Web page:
Today, Smith is president of the Soddy, Daisy & Montlake Historical Association. In addition to having written seven books in The Good Old Days series – books on Soddy, Daisy and Montlake history filled with old photos, maps, and copies of invoices – he has helped create public programming such as Pioneer Day, which provides an immersive experience of the federal period and area settlements in the early 1800s. Smith encourages anyone wanting to learn more about local history to seek out older people with stories in an area of interest. “Many older people lived through the Great Depression and World War II,” he explains. “They know what hard times are, and they will tell you if you will just sit and listen to them.”

historical soddy daisy in 1916

(Bottom) Photo courtesy of Steve L. Smith

“This photo was taken in Soddy prior to 1916. The tall building in the very back was the coal tipple and coal washer that burned in May 1916. The men pictured – Harrison Smith on the left and Sherman Hughes on the right – are sitting in a coal car on a flatbed mule-drawn wagon. Coal is what invited people from Wales, England, and Germany to populate Soddy, Mowbray, and Daisy.”

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john lloyd edwards iii

John Lloyd Edwards III

With his father having been a Baptist minister heavily involved in the Civil Rights Movement, John Lloyd Edwards III grew up surrounded by history. At just 12 years old, Edwards marched with U.S. Congressman John Lewis and civil rights activist Diane Nash during the Nashville sit-ins, and in his college years, he studied art history and developed various exhibits on Black history. “I remember the passion I felt when my father would share information he read about a person or an event of importance in Black History,” says Edwards. “I like to share that knowledge with others and help them feel the passion I felt back then and continue to get excited about.”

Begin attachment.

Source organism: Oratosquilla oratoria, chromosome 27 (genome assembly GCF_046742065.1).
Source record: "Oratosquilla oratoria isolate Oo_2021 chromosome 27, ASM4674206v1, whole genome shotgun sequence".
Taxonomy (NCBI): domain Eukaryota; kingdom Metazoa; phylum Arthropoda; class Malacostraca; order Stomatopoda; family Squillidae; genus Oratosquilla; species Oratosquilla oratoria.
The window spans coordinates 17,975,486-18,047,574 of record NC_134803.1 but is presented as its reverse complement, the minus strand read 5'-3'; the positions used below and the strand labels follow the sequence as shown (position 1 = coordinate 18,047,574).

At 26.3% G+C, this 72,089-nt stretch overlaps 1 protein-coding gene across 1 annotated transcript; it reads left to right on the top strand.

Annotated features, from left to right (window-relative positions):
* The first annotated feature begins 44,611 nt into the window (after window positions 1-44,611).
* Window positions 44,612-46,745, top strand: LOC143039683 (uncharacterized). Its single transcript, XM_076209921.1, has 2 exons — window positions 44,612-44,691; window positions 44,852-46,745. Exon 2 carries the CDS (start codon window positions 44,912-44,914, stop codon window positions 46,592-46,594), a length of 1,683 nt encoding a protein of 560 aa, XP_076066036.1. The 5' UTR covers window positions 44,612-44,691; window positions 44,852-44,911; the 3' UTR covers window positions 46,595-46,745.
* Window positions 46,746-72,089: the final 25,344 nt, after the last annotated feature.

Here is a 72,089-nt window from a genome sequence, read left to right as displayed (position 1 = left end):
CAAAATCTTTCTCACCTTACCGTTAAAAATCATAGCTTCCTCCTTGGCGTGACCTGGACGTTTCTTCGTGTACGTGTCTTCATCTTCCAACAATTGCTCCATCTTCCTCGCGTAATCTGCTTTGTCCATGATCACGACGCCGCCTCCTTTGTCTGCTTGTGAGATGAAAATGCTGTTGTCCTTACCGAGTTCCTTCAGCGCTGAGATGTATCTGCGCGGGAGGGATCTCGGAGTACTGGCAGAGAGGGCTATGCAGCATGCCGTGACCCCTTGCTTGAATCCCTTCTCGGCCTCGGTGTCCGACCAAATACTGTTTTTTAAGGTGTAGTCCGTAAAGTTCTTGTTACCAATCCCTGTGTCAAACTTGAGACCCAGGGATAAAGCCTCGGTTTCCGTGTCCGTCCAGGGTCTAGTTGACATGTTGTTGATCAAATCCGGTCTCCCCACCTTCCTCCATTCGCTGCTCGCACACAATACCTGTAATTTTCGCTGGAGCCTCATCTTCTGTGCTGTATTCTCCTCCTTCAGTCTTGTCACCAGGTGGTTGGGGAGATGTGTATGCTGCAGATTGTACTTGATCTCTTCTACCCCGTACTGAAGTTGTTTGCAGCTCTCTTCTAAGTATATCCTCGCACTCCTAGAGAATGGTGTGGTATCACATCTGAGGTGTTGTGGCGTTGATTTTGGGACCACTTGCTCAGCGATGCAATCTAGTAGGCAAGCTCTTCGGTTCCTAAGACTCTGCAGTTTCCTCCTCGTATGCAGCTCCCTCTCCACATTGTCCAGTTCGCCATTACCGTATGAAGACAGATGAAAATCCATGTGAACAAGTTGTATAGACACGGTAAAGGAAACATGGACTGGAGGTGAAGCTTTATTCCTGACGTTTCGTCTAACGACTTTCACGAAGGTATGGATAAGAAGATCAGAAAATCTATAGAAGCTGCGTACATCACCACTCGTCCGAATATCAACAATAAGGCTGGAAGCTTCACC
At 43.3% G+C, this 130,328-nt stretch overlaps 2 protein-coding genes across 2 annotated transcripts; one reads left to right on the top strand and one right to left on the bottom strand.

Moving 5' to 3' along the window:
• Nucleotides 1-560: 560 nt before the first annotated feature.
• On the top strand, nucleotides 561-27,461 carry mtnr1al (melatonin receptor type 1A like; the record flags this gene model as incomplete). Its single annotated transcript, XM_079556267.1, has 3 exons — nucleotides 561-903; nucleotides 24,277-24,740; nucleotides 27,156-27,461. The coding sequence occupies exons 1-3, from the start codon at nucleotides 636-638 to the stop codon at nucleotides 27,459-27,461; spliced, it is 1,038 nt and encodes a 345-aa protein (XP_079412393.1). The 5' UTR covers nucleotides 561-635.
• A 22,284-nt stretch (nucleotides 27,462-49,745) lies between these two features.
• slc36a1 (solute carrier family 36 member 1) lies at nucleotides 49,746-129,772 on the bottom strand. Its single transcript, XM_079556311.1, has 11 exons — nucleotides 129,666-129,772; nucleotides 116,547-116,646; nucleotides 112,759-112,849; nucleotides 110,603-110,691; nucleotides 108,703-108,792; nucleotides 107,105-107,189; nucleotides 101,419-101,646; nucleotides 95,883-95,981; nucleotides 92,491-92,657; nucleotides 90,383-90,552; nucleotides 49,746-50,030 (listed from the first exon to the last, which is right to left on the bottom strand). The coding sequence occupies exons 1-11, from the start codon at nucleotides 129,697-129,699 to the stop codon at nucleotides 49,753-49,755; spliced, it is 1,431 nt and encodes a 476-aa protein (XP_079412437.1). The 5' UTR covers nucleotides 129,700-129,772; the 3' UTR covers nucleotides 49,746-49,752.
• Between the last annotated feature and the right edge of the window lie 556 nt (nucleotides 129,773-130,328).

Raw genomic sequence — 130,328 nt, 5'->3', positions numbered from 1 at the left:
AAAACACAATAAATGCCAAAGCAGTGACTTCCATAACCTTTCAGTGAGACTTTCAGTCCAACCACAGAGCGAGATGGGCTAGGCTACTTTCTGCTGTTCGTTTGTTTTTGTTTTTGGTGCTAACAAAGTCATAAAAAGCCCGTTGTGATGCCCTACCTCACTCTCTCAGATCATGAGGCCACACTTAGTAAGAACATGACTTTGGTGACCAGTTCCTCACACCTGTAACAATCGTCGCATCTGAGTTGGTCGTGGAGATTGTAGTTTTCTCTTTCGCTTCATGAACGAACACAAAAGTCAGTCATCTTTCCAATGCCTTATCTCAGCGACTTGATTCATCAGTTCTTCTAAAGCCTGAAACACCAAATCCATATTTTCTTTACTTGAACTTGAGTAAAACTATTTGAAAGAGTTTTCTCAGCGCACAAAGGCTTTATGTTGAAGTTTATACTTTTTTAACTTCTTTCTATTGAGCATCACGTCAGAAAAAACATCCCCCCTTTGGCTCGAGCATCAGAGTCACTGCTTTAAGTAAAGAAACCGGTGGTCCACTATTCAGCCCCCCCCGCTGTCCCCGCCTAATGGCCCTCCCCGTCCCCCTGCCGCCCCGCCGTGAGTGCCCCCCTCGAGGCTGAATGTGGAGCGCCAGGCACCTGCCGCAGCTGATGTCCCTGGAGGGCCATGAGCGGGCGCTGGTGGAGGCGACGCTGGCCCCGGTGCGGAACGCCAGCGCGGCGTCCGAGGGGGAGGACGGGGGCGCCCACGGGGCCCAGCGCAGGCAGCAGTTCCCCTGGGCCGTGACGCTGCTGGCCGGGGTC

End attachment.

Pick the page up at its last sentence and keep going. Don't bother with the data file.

For the last 40 years, Edwards has been the founder and publisher of the Chattanooga News Chronicle, highlighting the African American community and confronting injustice. The newspaper features stories on local and national news as well as African American history, including articles on important African American figures in Tennessee history such as blacksmith William Lewis and Thelma Marie Claybrooks Harper, the first African American woman state senator in Tennessee. Edwards also champions a passion for poverty relief through literacy and education through the Mary Walker Historical and Educational Foundation, founded by his father in 1970. “History is one of the most important subjects that will reward our research,” says Edwards. “This is a subject that will reward you for life.”

william lewis (far right on second row) and family

“William Lewis, pictured at the far right on the second row from the top, came to Chattanooga when it was Ross’s Landing.  Still a slave, he paid for his and his wife’s freedom.  He built a reputation as a skilled blacksmith and became a wealthy businessman.”

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linda moss mines

Linda Moss Mines